Have you ever heard a Board member or Manager say:? “Fraud can’t happen in our Association. We have good controls and people we can trust.”
In the Community Association industry, fraud can happen anywhere, anytime – from the management company, to the on-site employee, to the volunteer treasurer or other board member. The typical embezzler is someone that is personable and well-liked by everyone around them. In our experience, in this industry, the following are other common attributes:
- Active in CAI
- Well educated in the industry
- Highly regarded by their board members or others
- Considered to be friends or “like family” to those around them
- No extreme outward increase in financial status
The intent of this article is not to cast a negative light on everyone around you; but rather to increase your awareness and skepticism of circumstances that can give rise to fraudulent activity, and controls you can put in place to help prevent it.
First: A “real-life” story from southern California that will hopefully cause you to keep reading this article:
An owner and CFO of a management company were arrested in September, 2013 for allegedly embezzling approximately $900,000 from an association. The District Attorney’s office filed 12 felony counts against the owner, including grand theft, forgery, and insurance fraud. The CFO was charged with grand theft and criminal conspiracy. They are out on bail and proceedings are on-going.
While the management company was in operation, it managed about 50 communities. Other HOAs have reported losses that occurred during this time. Detectives are investigating these additional allegations which may result in additional charges being sought. In late fall, 2013, the owner was charged with another $700,000 embezzlement from another association.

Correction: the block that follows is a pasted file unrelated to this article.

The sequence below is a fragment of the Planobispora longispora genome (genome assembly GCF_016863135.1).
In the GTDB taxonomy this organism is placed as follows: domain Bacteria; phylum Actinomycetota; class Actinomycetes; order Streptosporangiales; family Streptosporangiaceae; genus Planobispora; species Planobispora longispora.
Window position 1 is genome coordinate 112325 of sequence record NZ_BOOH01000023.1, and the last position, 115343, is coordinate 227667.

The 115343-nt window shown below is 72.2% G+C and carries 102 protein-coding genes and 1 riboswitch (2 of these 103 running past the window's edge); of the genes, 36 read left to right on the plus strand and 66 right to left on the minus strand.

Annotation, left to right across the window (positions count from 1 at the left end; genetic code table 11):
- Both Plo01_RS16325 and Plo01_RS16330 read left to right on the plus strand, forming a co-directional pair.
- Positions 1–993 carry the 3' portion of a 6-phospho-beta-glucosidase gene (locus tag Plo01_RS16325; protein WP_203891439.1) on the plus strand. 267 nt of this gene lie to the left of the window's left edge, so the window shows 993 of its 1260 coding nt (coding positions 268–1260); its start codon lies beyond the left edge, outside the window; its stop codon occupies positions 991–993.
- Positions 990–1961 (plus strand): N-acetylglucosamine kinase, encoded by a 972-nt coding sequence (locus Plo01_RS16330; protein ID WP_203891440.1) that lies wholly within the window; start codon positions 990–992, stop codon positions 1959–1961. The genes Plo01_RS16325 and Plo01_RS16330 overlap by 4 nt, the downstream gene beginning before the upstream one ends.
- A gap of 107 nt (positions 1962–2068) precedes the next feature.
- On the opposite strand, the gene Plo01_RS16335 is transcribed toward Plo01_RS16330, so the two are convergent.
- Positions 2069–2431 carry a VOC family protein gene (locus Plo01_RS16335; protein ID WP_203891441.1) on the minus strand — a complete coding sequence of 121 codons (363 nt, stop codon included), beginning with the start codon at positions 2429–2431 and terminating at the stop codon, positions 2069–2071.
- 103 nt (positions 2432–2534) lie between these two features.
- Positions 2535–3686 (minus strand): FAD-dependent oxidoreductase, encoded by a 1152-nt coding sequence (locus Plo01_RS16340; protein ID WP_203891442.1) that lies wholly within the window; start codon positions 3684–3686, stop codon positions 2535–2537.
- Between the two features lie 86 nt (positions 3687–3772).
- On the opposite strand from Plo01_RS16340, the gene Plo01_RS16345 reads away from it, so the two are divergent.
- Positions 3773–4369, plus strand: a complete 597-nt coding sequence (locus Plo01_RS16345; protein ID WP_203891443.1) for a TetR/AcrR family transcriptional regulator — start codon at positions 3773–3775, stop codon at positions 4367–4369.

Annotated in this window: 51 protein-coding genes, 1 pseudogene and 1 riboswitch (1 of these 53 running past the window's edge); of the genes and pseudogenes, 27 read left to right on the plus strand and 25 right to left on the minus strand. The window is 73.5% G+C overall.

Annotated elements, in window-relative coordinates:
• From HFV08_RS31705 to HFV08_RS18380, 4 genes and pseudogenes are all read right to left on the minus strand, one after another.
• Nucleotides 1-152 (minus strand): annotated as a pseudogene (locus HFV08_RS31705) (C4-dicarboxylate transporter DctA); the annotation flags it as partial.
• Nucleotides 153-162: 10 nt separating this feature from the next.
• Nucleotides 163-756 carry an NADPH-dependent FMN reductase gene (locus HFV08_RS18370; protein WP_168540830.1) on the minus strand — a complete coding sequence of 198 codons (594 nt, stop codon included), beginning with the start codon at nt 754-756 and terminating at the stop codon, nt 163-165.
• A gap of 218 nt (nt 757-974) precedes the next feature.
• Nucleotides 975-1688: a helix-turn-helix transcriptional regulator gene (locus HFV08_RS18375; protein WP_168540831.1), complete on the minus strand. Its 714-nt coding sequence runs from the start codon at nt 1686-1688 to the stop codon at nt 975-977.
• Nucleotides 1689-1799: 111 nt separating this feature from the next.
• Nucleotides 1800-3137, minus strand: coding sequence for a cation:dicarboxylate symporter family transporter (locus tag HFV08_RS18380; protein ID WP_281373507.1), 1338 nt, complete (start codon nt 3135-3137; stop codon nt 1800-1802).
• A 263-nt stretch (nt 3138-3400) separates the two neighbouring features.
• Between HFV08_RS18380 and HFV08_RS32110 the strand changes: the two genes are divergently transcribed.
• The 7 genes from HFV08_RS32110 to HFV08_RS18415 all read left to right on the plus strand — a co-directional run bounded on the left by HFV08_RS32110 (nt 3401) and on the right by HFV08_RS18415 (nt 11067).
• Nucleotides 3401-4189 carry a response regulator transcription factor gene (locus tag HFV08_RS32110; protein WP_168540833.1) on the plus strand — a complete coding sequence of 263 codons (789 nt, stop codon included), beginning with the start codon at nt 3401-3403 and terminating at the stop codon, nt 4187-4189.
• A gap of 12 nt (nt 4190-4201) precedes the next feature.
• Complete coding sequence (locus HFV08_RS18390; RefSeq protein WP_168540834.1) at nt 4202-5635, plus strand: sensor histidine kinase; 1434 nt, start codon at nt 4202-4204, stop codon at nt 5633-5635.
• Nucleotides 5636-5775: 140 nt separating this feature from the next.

These embezzlements took some time to uncover, investigate, and charge. The association contracted with the management company in February, 2008. The Board discovered the thefts in October, 2009. After this, the owner closed down the management company and opened a new company. The Sheriff’s office conducted the investigation which resulted in the September, 2013 arrests. One CA law firm in the area, writing about the case, stated that prosecutors are reluctant to prosecute these types of cases due to the enormous amount of paperwork to organize and sift through, and because jurors may become “bored” by all the financial documents presented as evidence.
Following are some of the “schemes” used by parties:
- She inflated the amount of fixed management fees and falsified the management contract. She charged (fixed fees) more than the amount in the official management contract. As new board members came on the board, she altered certain pages in the contract, and had the new member sign the falsified alterations. The management company was in control of the operating cash account and she had various board members approve disbursements, based on the altered contracts. Related to this, she added in numerous ancillary services that were never provided, such as escrow fees, legal fees
- She created invoices made payable to her management company, printed checks, and signed them, for items such as “20 hours billable time” that didn’t occur
- Her management company had access/ control of ALL cash accounts; including reserve cash accounts and CDs. She was able to access accounts on the internet and direct transfer funds into her Management Company account. Bank statements (including scans of checks) were NOT provided to the board